[smartads]It may sound crazy, but suppose the government were to decide that the health of the nation depends upon producing Jaguar automobiles and providing them to as many people as possible. To facilitate that goal, it begins operating Jaguar plants all over the country, subsidizing it with tax money. To everyone’s delight , it offers these luxury cars for sale at 50 percent off the old price. People flock to the showrooms and buy. Later, sales slow down, so the government cuts the price in half again. More people rush in and buy. Sales again slow, so it lowers the price to $900 each. People return to the stores and buy two or three, or half a dozen. Why not? Look how cheap they are! Buyers give Jaguars to their kids and park an extra one on the lawn. Finally, the country is awash in Jaguars. Alas, sales slow again, and the government panics. It must move more Jaguars, or, according to its theory – ironically now made fact – the economy will recede. People are working three days a week just to pay their taxes so the government can keep producing more Jaguars. If Jaguars stop moving the economy will stop. So the government begins giving Jaguars away. A few more cars move out of the showrooms, but then it ends. Nobody wants any more Jaguars. They don’t care if they’re free. They can’t find a use for them. Production of Jaguars ceases. It takes years to work through the overhanging supply of Jaguars. Tax collections collapse, the factories close, and unemployment soars. The economy is wrecked. People can’t afford to buy gasoline , so many of the Jaguars rust away to worthlessness. The number of Jaguars – at best – returns to the level it was before the program began.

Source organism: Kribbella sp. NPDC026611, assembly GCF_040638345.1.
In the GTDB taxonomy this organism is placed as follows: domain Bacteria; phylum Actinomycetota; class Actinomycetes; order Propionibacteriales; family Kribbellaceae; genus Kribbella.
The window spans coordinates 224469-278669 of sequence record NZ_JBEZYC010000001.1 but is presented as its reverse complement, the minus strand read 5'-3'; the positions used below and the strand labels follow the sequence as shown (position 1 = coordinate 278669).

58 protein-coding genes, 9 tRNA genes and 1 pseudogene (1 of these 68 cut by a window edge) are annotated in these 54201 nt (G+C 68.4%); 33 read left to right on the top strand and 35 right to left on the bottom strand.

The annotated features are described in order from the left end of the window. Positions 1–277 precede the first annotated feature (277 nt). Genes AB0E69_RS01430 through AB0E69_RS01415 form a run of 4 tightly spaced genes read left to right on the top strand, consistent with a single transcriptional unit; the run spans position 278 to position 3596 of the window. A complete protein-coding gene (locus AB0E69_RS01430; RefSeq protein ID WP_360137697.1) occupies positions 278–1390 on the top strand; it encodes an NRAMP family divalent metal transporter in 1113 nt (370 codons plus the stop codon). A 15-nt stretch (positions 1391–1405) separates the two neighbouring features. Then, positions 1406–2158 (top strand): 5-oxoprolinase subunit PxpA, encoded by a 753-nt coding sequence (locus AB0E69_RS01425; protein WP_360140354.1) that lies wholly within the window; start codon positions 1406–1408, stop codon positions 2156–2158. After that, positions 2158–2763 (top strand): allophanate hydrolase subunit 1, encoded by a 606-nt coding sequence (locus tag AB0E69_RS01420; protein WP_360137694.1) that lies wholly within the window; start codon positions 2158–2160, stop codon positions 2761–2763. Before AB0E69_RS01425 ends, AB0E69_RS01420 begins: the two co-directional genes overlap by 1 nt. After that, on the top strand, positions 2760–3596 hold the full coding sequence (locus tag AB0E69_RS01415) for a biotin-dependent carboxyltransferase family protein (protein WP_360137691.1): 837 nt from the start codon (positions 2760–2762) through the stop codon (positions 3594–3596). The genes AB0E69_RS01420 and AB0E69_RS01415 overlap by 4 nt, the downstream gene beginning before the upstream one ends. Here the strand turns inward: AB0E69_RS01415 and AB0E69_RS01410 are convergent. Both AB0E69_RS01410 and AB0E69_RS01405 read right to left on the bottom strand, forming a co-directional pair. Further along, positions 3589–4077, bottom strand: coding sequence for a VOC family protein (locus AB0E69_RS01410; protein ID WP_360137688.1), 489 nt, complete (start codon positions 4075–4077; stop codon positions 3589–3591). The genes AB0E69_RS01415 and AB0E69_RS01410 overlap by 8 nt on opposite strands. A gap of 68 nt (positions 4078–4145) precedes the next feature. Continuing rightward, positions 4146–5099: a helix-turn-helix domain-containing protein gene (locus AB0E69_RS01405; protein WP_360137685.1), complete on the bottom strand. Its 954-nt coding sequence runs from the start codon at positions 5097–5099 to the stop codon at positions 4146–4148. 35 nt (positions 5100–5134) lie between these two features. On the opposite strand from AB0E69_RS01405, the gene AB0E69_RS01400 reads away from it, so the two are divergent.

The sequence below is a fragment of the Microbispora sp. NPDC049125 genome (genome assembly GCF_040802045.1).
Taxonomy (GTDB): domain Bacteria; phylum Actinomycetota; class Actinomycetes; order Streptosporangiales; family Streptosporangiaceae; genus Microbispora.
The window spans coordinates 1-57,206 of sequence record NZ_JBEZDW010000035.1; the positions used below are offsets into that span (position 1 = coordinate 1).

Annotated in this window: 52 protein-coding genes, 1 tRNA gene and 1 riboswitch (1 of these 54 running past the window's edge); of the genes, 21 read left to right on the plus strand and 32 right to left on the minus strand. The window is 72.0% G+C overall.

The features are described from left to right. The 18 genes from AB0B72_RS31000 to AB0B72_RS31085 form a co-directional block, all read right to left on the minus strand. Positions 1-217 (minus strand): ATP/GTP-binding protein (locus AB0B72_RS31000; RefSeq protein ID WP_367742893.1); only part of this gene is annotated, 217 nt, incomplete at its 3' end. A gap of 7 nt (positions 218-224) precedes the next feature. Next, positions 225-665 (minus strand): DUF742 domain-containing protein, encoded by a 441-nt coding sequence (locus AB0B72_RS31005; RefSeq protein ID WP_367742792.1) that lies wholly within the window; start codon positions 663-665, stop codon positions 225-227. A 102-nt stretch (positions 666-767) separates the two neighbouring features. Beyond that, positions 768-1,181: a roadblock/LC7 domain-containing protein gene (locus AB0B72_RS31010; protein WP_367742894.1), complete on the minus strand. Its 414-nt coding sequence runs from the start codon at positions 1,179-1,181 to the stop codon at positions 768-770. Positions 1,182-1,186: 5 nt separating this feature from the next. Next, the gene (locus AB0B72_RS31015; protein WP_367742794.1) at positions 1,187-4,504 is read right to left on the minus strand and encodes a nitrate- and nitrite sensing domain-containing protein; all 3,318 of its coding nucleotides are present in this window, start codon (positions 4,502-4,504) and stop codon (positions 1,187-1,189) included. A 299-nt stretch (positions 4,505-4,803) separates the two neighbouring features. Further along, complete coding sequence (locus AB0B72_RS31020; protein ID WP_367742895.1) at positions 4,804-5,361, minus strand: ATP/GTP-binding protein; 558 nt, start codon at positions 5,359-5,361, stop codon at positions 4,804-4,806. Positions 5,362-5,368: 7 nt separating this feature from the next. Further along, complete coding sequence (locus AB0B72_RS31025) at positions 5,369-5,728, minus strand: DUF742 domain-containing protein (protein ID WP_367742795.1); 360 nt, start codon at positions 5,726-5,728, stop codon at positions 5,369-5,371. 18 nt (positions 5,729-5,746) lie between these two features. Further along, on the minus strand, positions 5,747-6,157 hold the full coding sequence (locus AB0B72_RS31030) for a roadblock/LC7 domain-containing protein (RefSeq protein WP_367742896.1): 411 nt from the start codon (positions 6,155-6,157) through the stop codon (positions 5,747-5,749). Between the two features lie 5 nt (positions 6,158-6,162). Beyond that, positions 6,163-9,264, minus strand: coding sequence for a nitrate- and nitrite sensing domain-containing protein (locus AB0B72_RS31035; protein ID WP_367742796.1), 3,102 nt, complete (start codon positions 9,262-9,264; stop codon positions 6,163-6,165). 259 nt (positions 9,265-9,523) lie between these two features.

The same thing can happen with credit.
It may sound crazy, but suppose the government were to decide that the health of the nation depends upon producing credit and providing it to as many people as possible. To facilitate that goal, it begins operating credit production plants all over the country, called Federal Reserve Banks. To everyone’s delight , the banks offer the credit for sale at below market rates. People flock to the banks and buy. Later, sales slow down, so the banks cut the price again. More people rush in and buy. Sales again slow, so it lowers the price to 1 percent. People return to the banks and buy even more credit. Why not? Look how cheap it is! Borrowers use credit to buy houses, boats and an extra Jaguar to park out on the lawn. Finally, the country is awash in credit. Alas, sales slow again, and the banks panic. They must move more credit, or, according to its theory – ironically now made fact – the economy will recede. People are working three days a week just to pay the interest on their debt so the banks can keep offering more credit. If credit stops moving the economy will stop. So they start giving credit away at zero percent interest. A few more loans move through the tellers’ windows, but then it ends. Nobody wants any more credit. They don’t care if they’re free. They can’t find a use for it. Production of credit ceases. It takes years to work through the overhanging supply of credit. Interest payments collapse, banks close, and unemployment soars. The economy is wrecked. People can’t afford to pay interest on their debts , so many bonds deteriorate away to worthlessness. The value of credit – at best – returns to the level it was before the program began.
This is exactly the situation we have in the US. People took on way more credit than they could ever pay off. They have over borrowed, over spent, over consumed. The contraction we see now is the deflationary payback for years of unprecedented profligacy. When people have had enough of something, they’ve had enough. Jaguars? Anyone?